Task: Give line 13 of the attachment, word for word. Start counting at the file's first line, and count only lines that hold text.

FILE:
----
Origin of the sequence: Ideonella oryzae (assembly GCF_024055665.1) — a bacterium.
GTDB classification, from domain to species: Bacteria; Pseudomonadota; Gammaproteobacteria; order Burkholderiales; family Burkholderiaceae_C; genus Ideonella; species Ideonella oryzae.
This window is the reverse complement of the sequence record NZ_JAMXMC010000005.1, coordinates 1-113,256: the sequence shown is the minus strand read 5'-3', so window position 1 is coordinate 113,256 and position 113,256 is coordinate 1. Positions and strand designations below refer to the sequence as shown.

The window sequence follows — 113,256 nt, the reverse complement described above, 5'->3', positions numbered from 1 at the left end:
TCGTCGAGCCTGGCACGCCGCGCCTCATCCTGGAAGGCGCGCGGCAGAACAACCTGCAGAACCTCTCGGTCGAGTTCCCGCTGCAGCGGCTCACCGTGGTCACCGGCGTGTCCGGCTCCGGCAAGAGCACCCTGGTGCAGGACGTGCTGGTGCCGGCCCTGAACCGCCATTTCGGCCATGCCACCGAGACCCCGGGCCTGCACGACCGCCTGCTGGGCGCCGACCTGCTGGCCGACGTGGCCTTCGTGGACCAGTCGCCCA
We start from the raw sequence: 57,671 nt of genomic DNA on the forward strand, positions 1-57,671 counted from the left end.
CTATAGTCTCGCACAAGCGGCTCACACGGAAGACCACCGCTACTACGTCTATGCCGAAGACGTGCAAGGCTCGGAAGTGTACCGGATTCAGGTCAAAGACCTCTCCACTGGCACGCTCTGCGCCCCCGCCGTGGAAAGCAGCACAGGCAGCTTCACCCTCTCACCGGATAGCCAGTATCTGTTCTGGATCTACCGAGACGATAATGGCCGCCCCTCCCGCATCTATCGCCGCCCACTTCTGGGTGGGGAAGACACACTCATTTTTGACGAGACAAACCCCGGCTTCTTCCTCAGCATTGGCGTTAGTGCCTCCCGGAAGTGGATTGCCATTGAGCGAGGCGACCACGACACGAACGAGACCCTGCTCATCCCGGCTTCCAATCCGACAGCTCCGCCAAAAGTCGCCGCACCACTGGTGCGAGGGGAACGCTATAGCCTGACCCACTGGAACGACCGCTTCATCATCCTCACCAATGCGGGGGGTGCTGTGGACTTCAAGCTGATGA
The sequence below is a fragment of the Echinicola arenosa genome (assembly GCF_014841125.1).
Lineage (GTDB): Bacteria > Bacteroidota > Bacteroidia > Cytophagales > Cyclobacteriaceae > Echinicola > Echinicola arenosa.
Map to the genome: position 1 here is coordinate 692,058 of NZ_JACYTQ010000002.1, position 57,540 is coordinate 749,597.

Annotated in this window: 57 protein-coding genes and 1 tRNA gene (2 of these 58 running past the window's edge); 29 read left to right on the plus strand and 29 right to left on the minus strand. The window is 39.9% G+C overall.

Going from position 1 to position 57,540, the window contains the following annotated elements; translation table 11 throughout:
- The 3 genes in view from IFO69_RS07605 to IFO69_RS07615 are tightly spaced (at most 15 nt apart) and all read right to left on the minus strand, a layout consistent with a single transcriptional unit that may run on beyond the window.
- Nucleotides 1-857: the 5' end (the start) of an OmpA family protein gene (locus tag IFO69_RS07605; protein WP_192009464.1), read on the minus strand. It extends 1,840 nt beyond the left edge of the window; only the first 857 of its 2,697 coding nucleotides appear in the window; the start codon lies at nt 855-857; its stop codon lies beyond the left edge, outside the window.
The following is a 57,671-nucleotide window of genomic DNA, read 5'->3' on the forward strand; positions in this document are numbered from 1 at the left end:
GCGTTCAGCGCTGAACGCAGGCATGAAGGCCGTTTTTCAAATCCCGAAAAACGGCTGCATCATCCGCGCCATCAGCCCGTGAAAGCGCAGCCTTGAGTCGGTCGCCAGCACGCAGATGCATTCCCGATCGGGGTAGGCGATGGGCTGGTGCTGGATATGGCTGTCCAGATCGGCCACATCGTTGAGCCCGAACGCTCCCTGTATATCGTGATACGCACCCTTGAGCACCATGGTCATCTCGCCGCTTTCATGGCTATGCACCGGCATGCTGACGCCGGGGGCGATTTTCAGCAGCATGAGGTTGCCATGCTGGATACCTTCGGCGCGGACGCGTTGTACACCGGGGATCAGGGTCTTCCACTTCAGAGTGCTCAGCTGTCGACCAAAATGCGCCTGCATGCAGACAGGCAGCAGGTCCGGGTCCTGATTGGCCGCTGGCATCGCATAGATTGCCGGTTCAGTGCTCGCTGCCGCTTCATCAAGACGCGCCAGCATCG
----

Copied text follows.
- The 3 genes in view from IFO69_RS07605 to IFO69_RS07615 are tightly spaced (at most 15 nt apart) and all read right to left on the minus strand, a layout consistent with a single transcriptional unit that may run on beyond the window.